Everybody who pulls a wrench has run afoul of vehicles with bulky engines stuffed in very small engine rooms. I wonder sometimes if at least some of the vehicle manufacturers have returned to the old “stovepipe” way of doing things, where design engineers would come up with a body they liked and then send the prototype up the pipe to the powertrain folks, usually with the instructions to cram an existing engine/transmission platform into the new body.
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Sometimes an existing vehicle that was produced originally with a sensibly sized engine compartment gets a powertrain upgrade that fills that engine compartment to the max. One example of this would be when Ford decided to cram the Duratec V6 in the same place where that tidy little Vulcan Y block fit so well. Granted, the Duratec has been a lasting engine design that runs like a champ, but it appropriates every available cubic inch of space in the powertrain compartment of the second generation Taurus.
The PT Cruiser and the VW Beetle are pretty much the same way, even equipped with their four bangers, and when you shoe-horn a Turbocharger in there, it makes things even tighter.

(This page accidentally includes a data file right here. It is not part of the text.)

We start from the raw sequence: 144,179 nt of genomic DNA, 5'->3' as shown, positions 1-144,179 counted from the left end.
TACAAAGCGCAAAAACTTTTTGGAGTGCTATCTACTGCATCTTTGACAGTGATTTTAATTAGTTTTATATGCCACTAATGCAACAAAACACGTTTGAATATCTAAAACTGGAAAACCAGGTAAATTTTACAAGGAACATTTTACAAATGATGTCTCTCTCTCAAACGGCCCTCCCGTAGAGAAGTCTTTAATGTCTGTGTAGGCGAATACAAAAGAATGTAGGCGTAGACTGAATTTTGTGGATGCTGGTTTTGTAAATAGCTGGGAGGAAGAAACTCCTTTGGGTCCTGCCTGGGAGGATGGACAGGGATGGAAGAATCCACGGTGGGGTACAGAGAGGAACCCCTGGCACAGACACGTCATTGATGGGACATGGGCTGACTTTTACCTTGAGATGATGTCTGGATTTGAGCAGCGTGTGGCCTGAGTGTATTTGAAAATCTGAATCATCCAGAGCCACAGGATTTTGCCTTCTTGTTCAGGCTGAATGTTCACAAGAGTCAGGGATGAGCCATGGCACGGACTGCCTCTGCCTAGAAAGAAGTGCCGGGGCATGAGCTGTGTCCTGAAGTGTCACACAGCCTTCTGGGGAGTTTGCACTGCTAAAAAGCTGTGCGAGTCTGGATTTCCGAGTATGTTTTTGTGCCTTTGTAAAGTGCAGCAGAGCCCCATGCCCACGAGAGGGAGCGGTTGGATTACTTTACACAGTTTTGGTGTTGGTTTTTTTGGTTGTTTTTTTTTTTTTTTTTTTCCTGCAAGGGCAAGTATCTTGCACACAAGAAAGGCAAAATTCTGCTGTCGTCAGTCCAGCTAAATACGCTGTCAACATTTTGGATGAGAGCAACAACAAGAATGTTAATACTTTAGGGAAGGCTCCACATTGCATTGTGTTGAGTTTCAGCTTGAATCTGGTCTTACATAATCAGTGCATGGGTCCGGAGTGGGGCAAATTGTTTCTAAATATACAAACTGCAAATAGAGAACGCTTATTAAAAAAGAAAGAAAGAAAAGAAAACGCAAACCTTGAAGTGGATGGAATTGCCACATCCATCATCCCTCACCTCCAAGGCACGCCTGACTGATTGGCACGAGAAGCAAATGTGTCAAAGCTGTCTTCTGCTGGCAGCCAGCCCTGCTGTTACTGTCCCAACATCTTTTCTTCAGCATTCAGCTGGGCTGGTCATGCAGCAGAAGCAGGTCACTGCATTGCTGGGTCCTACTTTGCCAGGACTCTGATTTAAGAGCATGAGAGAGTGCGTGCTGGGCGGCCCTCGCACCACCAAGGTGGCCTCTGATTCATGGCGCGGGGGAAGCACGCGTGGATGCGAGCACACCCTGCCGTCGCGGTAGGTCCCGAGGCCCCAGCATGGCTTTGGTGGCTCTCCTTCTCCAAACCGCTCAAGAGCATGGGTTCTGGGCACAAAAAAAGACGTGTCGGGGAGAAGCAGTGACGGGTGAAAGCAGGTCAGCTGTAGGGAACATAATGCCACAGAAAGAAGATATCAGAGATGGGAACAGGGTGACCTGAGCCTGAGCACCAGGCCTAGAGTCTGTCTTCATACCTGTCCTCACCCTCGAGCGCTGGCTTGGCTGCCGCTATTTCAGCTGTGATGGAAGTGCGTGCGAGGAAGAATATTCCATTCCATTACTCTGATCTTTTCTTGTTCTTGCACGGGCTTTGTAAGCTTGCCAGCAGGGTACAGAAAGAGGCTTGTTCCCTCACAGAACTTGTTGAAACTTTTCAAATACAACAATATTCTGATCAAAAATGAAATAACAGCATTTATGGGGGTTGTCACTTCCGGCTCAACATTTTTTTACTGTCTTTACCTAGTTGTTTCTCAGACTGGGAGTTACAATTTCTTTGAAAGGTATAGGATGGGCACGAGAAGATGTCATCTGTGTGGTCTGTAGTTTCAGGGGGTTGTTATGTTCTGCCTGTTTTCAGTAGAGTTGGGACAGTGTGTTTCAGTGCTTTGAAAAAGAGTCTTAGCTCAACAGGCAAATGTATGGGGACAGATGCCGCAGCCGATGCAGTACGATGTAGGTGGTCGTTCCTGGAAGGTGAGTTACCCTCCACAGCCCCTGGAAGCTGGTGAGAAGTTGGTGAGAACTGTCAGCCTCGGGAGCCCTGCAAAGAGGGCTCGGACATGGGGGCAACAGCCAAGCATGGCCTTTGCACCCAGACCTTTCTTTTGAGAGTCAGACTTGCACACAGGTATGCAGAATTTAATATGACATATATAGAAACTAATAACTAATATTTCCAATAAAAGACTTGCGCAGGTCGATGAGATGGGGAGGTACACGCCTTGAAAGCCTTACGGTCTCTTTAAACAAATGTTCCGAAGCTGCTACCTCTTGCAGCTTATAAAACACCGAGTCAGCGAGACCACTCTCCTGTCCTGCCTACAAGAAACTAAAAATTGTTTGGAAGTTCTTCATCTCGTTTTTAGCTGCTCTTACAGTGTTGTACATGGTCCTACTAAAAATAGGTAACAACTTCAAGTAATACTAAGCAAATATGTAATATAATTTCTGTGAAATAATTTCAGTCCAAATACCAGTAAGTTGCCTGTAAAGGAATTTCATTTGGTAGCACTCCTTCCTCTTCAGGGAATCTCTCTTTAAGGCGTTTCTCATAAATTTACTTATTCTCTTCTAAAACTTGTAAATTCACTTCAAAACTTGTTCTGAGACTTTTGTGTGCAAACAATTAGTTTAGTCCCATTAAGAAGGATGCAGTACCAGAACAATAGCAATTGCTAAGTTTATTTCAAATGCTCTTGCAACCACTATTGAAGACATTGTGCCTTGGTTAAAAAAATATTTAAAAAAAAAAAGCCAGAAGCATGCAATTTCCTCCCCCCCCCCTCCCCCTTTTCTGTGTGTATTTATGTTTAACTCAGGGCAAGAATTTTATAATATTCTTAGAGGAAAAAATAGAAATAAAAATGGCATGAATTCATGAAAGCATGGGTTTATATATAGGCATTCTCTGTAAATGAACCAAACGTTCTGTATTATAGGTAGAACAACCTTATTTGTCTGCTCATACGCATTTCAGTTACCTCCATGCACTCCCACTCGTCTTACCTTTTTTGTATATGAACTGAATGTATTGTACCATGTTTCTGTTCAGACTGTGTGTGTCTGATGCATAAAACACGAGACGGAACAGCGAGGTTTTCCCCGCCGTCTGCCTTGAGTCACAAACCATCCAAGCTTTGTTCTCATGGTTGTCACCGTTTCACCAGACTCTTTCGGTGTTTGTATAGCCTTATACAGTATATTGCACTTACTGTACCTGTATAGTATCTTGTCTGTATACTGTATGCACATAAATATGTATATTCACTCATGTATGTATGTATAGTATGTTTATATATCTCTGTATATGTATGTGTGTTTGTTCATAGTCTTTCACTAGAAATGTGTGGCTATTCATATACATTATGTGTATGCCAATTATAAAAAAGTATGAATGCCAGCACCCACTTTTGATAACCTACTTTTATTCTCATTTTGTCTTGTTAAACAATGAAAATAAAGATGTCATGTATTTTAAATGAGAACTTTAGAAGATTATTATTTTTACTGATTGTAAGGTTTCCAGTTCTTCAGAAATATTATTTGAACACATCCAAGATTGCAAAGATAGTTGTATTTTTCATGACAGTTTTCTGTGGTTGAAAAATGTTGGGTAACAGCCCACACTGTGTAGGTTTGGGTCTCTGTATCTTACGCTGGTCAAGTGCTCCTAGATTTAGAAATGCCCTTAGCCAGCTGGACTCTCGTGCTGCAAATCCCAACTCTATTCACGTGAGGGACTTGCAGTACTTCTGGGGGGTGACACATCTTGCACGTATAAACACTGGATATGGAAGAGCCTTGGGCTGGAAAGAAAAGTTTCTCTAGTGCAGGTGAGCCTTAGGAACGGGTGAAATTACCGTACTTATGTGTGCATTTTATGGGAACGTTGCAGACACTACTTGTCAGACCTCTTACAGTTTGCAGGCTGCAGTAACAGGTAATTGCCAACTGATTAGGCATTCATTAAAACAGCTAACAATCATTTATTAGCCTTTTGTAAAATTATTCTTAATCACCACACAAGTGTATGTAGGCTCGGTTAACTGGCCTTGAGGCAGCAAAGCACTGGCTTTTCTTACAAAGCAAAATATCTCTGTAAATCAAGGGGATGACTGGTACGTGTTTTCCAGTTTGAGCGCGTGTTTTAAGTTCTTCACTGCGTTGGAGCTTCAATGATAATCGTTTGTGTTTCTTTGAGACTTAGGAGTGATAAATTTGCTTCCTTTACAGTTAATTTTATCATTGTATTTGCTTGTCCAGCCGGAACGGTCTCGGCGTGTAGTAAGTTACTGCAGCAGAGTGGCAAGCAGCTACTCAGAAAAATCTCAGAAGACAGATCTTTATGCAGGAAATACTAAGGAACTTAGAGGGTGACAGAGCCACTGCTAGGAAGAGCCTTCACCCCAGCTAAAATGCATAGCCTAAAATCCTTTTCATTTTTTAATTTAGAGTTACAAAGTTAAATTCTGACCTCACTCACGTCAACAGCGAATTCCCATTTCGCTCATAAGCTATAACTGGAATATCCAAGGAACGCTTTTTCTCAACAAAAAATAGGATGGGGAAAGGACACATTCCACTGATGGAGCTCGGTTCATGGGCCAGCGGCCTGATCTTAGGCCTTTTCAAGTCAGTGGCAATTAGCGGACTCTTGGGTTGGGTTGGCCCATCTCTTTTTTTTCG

Retro vehicles became a hot item about 15 years ago, with cars like Ford’s reintroduction of the Thunderbird, the rebirth of the VW Beetle, the limited edition Plymouth Prowler, Chevy’s HHR, Dodge’s Challenger, Chevy’s Camaro and the venerable little PT Cruiser, which has been just about as popular as the Beetle.
This story is centered on a PT Cruiser that came to us from a regular customer who has owned several of these curvy little rides. We’ve done everything from timing belts to radiator cooling fans to transaxles on PT Cruisers for these folks. This time, the problems the PT had were not so cut and dried, and the last thing I want to do is dump a bunch of high dollar work into a vehicle before I know for sure what’s needed.
The son of a retired colleague of mine had purchased this clean little convertible PT while he was on a honeymoon trip with his new wife in Florida. They had been driving the car around for about five days sightseeing when it sprang a coolant leak, so they visited a shop down in Florida. They were told the engine oil pan would need to be replaced at a cost of $500, and the oil had been drained from the pan – the car had been driven in for service, and now, because of the oil pan problem, it was wrecker fodder. This young owner was somewhat disillusioned as to how a coolant leak on a vehicle he had been driving for several days could morph into a $500 oil pan replacement. He placed a call to Mom and Dad, who took a trailer and spent 16 hours or so retrieving the Cruiser, which wound up in one of my service bays.